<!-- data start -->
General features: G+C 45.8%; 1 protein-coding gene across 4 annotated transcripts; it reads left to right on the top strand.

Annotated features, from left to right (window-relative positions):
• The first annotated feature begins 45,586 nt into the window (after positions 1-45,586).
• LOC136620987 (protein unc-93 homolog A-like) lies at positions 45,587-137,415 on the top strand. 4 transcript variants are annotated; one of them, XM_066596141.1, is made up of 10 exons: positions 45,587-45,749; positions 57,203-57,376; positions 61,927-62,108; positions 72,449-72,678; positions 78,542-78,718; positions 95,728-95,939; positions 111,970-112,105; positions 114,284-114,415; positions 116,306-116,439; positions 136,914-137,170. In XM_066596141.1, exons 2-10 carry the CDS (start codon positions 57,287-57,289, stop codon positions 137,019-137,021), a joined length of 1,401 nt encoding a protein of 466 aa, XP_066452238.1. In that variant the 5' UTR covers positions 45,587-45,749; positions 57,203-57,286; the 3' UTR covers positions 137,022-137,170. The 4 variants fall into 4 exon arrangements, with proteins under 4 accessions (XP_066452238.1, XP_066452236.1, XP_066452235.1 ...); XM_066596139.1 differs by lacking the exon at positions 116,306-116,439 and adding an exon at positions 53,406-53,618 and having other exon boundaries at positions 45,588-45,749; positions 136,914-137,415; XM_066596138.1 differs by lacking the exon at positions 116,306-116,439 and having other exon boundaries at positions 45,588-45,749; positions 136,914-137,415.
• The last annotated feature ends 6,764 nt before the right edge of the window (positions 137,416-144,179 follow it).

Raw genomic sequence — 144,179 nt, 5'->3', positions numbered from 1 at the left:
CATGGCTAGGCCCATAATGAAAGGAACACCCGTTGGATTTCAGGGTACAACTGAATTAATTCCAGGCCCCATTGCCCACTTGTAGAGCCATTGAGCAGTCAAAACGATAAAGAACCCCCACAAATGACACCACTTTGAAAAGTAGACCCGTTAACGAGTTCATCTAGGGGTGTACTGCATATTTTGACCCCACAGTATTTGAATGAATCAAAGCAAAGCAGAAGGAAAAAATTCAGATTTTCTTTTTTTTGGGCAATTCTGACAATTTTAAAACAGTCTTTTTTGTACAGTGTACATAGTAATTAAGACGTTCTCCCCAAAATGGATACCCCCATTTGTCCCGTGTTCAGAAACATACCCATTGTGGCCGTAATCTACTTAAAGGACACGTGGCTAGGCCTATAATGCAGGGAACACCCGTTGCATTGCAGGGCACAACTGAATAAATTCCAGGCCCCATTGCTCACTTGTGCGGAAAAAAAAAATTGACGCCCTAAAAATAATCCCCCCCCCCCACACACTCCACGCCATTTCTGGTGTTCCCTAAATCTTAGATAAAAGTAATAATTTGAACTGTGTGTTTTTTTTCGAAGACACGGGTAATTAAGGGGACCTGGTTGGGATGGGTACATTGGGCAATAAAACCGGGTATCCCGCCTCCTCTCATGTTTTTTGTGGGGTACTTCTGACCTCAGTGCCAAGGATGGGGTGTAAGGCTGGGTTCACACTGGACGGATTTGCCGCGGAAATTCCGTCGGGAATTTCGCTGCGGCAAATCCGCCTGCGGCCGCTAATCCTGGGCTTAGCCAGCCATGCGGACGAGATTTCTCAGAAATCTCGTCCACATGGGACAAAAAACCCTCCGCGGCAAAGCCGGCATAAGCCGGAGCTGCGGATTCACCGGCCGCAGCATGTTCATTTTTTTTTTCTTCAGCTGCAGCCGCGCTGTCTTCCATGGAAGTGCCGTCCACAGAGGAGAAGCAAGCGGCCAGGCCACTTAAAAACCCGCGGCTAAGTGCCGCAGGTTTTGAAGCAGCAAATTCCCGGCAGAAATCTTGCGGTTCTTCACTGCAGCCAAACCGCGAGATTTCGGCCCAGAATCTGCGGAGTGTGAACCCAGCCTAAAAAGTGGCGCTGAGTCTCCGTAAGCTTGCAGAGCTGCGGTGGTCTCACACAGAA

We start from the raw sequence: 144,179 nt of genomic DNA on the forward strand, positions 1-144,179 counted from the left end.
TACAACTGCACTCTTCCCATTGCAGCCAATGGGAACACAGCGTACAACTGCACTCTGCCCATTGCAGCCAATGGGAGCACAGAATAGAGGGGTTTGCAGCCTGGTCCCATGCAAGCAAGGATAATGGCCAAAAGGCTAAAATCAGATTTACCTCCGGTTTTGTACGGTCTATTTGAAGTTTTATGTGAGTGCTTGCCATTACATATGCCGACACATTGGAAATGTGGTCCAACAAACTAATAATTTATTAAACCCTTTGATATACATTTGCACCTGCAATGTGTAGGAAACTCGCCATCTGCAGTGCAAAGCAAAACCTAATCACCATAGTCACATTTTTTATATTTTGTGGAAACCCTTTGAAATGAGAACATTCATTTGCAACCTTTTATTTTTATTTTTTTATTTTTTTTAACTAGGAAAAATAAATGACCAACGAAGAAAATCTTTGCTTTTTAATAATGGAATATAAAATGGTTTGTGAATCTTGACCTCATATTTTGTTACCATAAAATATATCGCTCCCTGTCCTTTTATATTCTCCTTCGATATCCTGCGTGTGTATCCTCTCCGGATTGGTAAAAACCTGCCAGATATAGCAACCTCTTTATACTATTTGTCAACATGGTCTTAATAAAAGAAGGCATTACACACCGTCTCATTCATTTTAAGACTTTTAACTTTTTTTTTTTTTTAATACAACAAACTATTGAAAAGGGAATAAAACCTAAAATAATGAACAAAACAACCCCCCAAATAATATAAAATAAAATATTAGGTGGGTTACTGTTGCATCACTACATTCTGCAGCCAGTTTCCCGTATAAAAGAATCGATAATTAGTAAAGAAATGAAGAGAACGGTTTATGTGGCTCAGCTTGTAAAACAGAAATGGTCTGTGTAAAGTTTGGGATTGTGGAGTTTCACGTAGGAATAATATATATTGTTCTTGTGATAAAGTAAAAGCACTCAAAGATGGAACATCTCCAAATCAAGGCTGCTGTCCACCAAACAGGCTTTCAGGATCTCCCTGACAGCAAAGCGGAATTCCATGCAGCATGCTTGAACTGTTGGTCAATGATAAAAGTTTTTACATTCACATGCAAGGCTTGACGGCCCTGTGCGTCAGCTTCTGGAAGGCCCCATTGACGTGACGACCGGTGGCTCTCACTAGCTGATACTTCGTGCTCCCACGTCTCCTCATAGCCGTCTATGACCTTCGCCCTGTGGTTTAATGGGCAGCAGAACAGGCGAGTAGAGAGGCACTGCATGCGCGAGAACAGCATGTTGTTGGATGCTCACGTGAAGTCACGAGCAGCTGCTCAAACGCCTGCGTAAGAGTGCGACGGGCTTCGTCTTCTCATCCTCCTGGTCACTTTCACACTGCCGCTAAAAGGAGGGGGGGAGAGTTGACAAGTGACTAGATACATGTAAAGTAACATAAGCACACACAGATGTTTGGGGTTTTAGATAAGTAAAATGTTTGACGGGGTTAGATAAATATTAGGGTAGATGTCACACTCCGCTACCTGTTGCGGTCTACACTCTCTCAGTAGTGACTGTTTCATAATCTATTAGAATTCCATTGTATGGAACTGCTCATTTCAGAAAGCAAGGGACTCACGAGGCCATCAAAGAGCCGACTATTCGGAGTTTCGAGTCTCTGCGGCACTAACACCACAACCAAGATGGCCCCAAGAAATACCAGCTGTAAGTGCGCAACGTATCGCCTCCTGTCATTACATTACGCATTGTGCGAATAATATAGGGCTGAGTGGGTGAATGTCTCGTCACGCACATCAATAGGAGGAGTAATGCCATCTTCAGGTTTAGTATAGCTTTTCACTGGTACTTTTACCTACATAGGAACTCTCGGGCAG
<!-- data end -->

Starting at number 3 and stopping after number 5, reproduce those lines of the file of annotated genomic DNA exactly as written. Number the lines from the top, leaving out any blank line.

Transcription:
• The first annotated feature begins 45,586 nt into the window (after positions 1-45,586).
• LOC136620987 (protein unc-93 homolog A-like) lies at positions 45,587-137,415 on the top strand. 4 transcript variants are annotated; one of them, XM_066596141.1, is made up of 10 exons: positions 45,587-45,749; positions 57,203-57,376; positions 61,927-62,108; positions 72,449-72,678; positions 78,542-78,718; positions 95,728-95,939; positions 111,970-112,105; positions 114,284-114,415; positions 116,306-116,439; positions 136,914-137,170. In XM_066596141.1, exons 2-10 carry the CDS (start codon positions 57,287-57,289, stop codon positions 137,019-137,021), a joined length of 1,401 nt encoding a protein of 466 aa, XP_066452238.1. In that variant the 5' UTR covers positions 45,587-45,749; positions 57,203-57,286; the 3' UTR covers positions 137,022-137,170. The 4 variants fall into 4 exon arrangements, with proteins under 4 accessions (XP_066452238.1, XP_066452236.1, XP_066452235.1 ...); XM_066596139.1 differs by lacking the exon at positions 116,306-116,439 and adding an exon at positions 53,406-53,618 and having other exon boundaries at positions 45,588-45,749; positions 136,914-137,415; XM_066596138.1 differs by lacking the exon at positions 116,306-116,439 and having other exon boundaries at positions 45,588-45,749; positions 136,914-137,415.
• The last annotated feature ends 6,764 nt before the right edge of the window (positions 137,416-144,179 follow it).